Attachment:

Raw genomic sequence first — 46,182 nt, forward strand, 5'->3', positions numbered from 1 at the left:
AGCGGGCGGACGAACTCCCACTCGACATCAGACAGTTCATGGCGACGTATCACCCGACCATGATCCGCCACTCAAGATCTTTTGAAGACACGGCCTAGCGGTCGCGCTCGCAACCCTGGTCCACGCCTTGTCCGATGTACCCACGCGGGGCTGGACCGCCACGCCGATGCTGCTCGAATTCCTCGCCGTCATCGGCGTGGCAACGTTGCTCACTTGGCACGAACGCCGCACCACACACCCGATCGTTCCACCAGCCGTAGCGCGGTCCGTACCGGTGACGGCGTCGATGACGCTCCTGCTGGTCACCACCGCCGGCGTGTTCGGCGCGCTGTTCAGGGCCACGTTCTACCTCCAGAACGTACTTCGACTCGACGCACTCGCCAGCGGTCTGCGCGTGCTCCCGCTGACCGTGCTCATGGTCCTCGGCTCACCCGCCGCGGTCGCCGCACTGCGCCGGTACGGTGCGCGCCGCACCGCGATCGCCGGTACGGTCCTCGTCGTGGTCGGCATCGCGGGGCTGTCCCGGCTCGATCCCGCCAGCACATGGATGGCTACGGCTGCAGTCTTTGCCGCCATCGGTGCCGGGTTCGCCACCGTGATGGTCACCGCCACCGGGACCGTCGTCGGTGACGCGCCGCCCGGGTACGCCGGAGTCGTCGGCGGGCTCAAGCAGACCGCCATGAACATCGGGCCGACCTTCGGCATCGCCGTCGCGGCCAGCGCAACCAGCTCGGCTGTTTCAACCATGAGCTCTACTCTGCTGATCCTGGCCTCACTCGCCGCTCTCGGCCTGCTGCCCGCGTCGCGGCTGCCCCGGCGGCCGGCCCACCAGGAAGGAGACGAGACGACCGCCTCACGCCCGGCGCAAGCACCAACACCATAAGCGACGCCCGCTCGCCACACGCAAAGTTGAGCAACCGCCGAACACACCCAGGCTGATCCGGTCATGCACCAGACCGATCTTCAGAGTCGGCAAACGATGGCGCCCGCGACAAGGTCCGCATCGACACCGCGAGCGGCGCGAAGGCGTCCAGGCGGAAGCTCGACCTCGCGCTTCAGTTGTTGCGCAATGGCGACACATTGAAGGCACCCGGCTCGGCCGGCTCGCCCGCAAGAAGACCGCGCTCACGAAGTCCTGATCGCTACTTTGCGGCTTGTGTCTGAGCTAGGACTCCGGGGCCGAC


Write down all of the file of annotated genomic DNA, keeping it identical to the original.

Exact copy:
Raw genomic sequence first — 46,182 nt, forward strand, 5'->3', positions numbered from 1 at the left:
AGCGGGCGGACGAACTCCCACTCGACATCAGACAGTTCATGGCGACGTATCACCCGACCATGATCCGCCACTCAAGATCTTTTGAAGACACGGCCTAGCGGTCGCGCTCGCAACCCTGGTCCACGCCTTGTCCGATGTACCCACGCGGGGCTGGACCGCCACGCCGATGCTGCTCGAATTCCTCGCCGTCATCGGCGTGGCAACGTTGCTCACTTGGCACGAACGCCGCACCACACACCCGATCGTTCCACCAGCCGTAGCGCGGTCCGTACCGGTGACGGCGTCGATGACGCTCCTGCTGGTCACCACCGCCGGCGTGTTCGGCGCGCTGTTCAGGGCCACGTTCTACCTCCAGAACGTACTTCGACTCGACGCACTCGCCAGCGGTCTGCGCGTGCTCCCGCTGACCGTGCTCATGGTCCTCGGCTCACCCGCCGCGGTCGCCGCACTGCGCCGGTACGGTGCGCGCCGCACCGCGATCGCCGGTACGGTCCTCGTCGTGGTCGGCATCGCGGGGCTGTCCCGGCTCGATCCCGCCAGCACATGGATGGCTACGGCTGCAGTCTTTGCCGCCATCGGTGCCGGGTTCGCCACCGTGATGGTCACCGCCACCGGGACCGTCGTCGGTGACGCGCCGCCCGGGTACGCCGGAGTCGTCGGCGGGCTCAAGCAGACCGCCATGAACATCGGGCCGACCTTCGGCATCGCCGTCGCGGCCAGCGCAACCAGCTCGGCTGTTTCAACCATGAGCTCTACTCTGCTGATCCTGGCCTCACTCGCCGCTCTCGGCCTGCTGCCCGCGTCGCGGCTGCCCCGGCGGCCGGCCCACCAGGAAGGAGACGAGACGACCGCCTCACGCCCGGCGCAAGCACCAACACCATAAGCGACGCCCGCTCGCCACACGCAAAGTTGAGCAACCGCCGAACACACCCAGGCTGATCCGGTCATGCACCAGACCGATCTTCAGAGTCGGCAAACGATGGCGCCCGCGACAAGGTCCGCATCGACACCGCGAGCGGCGCGAAGGCGTCCAGGCGGAAGCTCGACCTCGCGCTTCAGTTGTTGCGCAATGGCGACACATTGAAGGCACCCGGCTCGGCCGGCTCGCCCGCAAGAAGACCGCGCTCACGAAGTCCTGATCGCTACTTTGCGGCTTGTGTCTGAGCTAGGACTCCGGGGCCGAC